Arizona Daily Wildcat
MINNEAPOLIS - The Arizona basketball team dreamed a little dream at the start of the season.
Those hopes waned midway through the season, though the Wildcats found the strength to fight back toward the end of the year.
But with an 82-72 loss to Duke in the NCAA Final game, the Wildcats' dream of becoming national champions quickly and painfully eluded them.
UA had come so close - overcoming multiple suspensions and even death to reach the final game - but fell just 10 points short of achieving that season-long goal.
"From the beginning of the season, we knew that we should have been here," said sophomore guard Gilbert Arenas. "We fought hard to be here, and even though we lost the game, we are still going to keep our heads up. We made it this far, nobody thought that we'd make it this far, but we just came up one game short."
If there ever was a matchup of destiny, it was last night's title game.
Both Arizona and Duke began the season atop the Associated Press and ESPN polls and finished as the lone teams remaining in the NCAA tournament. But with a near-perfect second half of basketball by the Blue Devils, Duke and not UA would consummate that run at destiny.
"I think fate had something to do with the fact that we were both playing in the title game," said senior forward Gene Edgerson. "There is no doubt that Arizona and Duke are the best teams in basketball this season. We are so evenly matched that I think we'd split a 10-game series 5-5, but tonight was their night and not ours."
Tears flowed from many of the Arizona players' faces in the locker room after the loss, but according to senior center Loren Woods, there wasn't a sense of emptiness among his teammates.
"You don't have as much satisfaction as you want, but we do have some self-dignity," Woods said. "I have so much respect for my teammates. We did a great job this year."
As composed as ever, UA head coach Lute Olson didn't shed tears.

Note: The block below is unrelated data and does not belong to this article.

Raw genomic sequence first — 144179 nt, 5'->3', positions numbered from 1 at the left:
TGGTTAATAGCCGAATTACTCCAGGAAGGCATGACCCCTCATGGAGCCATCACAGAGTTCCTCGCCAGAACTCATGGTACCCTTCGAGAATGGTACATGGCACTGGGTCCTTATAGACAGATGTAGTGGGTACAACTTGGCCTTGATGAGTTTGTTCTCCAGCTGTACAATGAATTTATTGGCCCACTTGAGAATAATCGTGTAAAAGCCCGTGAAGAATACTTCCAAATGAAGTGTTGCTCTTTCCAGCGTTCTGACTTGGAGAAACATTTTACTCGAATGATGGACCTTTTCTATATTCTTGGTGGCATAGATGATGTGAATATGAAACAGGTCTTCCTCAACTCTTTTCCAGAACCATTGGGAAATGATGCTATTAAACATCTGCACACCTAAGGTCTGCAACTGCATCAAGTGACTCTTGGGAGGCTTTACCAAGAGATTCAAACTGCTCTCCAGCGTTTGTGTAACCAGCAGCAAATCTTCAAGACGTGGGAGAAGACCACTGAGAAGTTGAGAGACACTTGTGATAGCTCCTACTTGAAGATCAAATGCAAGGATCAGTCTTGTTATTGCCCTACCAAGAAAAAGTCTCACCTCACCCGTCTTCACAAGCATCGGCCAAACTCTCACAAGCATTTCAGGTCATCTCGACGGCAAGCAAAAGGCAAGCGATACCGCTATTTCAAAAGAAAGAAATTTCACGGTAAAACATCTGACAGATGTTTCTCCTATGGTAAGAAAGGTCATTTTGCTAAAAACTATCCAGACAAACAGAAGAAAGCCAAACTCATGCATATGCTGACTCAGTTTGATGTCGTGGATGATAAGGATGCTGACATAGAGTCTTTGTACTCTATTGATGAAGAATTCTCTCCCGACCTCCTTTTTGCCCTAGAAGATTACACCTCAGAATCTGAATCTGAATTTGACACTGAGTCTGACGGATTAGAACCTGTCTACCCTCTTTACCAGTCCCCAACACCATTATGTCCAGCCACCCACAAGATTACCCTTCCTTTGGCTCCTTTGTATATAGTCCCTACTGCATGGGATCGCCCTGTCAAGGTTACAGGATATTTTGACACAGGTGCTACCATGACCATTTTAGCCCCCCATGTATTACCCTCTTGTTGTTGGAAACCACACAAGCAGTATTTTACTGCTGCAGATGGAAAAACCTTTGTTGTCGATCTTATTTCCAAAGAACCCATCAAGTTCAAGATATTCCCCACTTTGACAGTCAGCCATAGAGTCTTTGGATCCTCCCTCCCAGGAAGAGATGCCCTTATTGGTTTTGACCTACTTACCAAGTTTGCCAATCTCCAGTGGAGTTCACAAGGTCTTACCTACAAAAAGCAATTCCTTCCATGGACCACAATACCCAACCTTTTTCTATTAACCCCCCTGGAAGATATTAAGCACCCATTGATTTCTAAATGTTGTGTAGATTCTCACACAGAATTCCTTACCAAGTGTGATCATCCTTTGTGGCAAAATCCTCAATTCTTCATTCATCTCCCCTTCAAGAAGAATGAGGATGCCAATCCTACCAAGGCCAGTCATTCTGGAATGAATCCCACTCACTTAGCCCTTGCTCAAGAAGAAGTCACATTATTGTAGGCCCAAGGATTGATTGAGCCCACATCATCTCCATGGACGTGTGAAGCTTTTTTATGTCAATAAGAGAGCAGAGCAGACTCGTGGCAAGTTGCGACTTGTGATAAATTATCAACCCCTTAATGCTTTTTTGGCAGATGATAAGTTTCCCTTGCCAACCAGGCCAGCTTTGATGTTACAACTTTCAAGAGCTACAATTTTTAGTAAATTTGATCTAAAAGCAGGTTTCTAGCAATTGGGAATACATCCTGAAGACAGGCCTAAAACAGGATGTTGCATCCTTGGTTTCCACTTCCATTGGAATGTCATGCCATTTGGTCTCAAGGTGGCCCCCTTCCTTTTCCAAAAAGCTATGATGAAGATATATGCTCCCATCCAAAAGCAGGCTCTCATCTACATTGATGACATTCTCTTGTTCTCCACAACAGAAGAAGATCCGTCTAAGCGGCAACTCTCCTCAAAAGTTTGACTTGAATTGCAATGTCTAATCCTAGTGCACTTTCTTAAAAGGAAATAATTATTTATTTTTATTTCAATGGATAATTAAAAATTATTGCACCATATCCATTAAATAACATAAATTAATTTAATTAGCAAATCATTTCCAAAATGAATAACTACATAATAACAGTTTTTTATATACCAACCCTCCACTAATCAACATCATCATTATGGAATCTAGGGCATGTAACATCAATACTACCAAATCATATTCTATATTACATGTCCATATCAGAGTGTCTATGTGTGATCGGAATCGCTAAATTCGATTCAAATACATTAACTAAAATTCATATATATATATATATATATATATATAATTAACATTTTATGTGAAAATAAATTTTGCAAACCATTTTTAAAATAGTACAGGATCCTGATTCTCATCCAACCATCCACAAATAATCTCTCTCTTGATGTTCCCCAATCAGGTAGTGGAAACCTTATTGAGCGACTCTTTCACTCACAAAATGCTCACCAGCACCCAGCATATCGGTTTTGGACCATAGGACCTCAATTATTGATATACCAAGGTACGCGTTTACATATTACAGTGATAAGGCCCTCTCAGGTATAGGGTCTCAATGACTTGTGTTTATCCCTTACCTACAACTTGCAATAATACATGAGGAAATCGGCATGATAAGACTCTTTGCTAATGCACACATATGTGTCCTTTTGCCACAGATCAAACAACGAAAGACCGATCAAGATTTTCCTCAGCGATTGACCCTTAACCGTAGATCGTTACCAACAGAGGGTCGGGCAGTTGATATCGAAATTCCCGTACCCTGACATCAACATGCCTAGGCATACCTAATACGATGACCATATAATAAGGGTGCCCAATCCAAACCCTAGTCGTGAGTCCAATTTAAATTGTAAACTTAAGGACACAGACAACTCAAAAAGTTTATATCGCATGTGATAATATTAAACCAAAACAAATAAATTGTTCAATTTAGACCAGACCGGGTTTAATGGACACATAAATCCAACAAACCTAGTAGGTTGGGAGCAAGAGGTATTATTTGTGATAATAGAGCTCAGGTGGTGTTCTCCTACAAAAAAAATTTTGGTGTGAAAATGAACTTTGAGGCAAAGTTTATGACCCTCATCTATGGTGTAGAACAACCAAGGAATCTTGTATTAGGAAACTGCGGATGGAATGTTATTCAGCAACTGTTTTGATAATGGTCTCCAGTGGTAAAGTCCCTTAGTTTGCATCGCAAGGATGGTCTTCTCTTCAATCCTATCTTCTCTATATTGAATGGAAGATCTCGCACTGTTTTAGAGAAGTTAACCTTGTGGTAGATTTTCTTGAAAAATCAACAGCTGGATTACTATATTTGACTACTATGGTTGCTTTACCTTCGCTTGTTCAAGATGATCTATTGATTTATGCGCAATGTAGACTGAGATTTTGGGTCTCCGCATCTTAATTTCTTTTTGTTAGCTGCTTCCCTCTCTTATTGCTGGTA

Instead, he beamed at the job his team did this season despite the death of his wife, Bobbi, on Jan. 1 of ovarian cancer and the suspensions of Woods and junior forward Richard Jefferson.
"This team has been so resilient, it's just been unbelievable what they've done throughout the season," Olson said. "They've been receptive, they've been coachable, they've been together. I think the adversity has made them stronger and even closer as a team."
Arizona began the season as the No. 1 team, not shy about claiming that they would indeed be playing for the NCAA title. With the death of Bobbi Olson, their season took on a whole new meaning.
But even though the Wildcats fell short of the title, senior forward Justin Wessel said last night's effort would have made her proud.
"We would have liked to win this whole thing for her, but I know that she's smiling now," Wessel said. "Mrs. O wanted us to get the championship probably even more than we, as a team, wanted it. But with the fact that we resurrected this season after her death, I know she's happy."
When the Wildcats arrived at the Final Four Thursday, they passed by several billboards reading "Four Bobbi," and when they entered into the Metrodome for the game last night, many Arizona fans wore buttons depicting the same message.
"We may be sad, but I know she's happy for us," Edgerson said. "With all the pain that we feel for not getting that title, it's hard to keep our heads up."
But that's exactly what Lute Olson wanted.
The UA players said their coach had just a few words for them after the game, but implored the Wildcats to walk out of the locker room proud of their accomplishments, given the tumultuous season.
"I don't think we let ourselves down or anybody else down," Edgerson said. "We gave an awesome effort, but just fell a few points short of accomplishing the dream that kept us ticking throughout the season."